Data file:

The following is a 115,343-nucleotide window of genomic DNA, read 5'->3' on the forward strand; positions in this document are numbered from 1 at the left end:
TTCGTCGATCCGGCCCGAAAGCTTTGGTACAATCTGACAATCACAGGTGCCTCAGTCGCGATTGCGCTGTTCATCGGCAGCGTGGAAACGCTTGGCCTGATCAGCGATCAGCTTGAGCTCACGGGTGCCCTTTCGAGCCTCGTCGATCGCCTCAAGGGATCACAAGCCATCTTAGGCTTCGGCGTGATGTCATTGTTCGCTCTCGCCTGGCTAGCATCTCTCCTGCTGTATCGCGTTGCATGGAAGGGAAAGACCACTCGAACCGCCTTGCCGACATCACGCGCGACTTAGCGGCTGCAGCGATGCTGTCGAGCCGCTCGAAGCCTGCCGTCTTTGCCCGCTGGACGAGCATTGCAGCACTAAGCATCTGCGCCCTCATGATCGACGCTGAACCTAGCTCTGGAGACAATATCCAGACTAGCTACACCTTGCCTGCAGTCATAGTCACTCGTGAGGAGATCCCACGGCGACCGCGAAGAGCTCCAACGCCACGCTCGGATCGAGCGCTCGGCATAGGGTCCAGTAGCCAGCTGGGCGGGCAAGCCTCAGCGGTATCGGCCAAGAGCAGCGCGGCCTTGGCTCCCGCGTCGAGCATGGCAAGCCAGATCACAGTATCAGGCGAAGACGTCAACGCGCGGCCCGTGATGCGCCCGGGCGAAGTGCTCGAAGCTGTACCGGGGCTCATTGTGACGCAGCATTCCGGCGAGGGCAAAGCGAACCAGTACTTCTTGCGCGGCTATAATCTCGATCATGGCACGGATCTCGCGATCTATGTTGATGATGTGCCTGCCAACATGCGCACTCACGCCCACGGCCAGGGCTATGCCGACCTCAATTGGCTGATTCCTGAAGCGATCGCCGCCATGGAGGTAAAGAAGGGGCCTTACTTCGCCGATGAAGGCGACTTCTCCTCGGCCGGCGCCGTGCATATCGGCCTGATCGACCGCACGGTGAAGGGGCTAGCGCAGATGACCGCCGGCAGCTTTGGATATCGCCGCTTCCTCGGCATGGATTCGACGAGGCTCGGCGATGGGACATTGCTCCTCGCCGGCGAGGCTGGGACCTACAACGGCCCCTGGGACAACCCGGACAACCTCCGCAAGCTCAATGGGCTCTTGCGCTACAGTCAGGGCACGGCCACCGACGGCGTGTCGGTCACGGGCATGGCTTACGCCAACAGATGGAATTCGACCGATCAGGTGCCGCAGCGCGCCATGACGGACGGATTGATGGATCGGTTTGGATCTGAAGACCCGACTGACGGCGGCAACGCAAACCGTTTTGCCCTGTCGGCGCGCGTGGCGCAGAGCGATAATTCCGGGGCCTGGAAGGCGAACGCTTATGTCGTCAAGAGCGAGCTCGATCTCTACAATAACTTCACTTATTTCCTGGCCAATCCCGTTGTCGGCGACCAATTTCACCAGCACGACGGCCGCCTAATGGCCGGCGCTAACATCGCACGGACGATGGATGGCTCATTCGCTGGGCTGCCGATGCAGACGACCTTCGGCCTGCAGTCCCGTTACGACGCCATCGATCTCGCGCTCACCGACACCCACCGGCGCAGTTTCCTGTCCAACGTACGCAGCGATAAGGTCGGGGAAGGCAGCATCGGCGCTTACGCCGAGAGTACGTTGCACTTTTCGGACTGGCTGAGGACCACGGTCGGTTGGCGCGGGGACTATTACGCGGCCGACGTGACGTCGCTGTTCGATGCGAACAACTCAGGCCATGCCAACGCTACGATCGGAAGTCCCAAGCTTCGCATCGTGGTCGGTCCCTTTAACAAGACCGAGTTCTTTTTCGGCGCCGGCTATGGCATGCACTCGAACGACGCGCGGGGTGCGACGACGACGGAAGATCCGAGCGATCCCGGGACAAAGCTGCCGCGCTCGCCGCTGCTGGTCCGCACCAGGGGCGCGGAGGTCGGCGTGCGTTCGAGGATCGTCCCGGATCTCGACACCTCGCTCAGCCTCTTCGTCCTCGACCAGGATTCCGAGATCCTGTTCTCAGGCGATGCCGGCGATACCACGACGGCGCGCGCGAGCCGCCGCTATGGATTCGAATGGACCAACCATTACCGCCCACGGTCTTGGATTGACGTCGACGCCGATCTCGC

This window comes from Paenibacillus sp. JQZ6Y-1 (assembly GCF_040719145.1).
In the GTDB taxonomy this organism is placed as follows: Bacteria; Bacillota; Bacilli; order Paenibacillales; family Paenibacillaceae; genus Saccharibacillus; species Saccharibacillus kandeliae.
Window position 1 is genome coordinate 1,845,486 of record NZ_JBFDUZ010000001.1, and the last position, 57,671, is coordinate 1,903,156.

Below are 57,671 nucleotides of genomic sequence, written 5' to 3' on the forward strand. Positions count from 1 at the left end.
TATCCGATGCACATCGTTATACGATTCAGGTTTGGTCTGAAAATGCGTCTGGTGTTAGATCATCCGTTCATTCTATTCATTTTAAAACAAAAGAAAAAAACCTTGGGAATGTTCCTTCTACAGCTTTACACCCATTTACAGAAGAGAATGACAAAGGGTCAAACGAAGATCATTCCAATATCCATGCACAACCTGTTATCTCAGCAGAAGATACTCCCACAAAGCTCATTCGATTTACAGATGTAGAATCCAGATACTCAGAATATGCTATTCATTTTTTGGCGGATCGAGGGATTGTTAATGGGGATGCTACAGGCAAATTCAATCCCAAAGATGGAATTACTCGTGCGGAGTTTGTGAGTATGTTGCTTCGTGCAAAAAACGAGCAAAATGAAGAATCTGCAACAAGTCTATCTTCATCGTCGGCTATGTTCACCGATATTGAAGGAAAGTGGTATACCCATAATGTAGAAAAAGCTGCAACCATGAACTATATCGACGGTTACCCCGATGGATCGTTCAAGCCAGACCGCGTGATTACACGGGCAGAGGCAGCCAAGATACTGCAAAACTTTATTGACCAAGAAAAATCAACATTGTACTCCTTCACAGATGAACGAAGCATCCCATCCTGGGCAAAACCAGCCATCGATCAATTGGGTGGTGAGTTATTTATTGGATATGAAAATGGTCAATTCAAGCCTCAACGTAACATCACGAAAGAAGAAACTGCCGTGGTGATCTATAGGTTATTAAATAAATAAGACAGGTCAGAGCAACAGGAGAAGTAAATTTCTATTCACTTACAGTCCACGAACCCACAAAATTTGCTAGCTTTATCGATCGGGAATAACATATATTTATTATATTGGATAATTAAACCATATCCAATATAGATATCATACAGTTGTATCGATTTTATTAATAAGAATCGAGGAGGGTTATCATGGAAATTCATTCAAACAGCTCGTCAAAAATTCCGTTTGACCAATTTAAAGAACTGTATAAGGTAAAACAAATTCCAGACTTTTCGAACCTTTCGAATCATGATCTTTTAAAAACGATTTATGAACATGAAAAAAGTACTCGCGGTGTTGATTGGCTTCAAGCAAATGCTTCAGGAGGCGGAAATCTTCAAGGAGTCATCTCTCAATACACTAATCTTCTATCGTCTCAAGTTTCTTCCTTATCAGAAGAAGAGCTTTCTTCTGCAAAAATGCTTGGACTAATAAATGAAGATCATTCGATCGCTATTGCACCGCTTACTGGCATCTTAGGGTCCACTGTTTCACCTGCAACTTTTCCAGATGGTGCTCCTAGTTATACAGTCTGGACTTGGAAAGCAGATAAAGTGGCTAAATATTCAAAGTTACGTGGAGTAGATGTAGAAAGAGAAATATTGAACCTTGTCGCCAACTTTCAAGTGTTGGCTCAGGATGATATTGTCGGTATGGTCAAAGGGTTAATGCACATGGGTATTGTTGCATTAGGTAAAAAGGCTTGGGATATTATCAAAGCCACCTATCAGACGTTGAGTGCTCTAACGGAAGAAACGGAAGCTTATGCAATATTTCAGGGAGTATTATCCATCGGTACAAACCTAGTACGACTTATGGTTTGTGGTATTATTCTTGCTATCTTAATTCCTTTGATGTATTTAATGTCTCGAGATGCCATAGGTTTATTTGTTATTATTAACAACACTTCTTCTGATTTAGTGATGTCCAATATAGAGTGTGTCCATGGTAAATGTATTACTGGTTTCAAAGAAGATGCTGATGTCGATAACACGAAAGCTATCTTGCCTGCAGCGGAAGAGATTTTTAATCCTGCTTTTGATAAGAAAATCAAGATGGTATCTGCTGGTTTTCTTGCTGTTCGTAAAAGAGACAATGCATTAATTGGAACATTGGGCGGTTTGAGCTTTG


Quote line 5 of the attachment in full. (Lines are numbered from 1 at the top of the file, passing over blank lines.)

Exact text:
Window position 1 is genome coordinate 1,845,486 of record NZ_JBFDUZ010000001.1, and the last position, 57,671, is coordinate 1,903,156.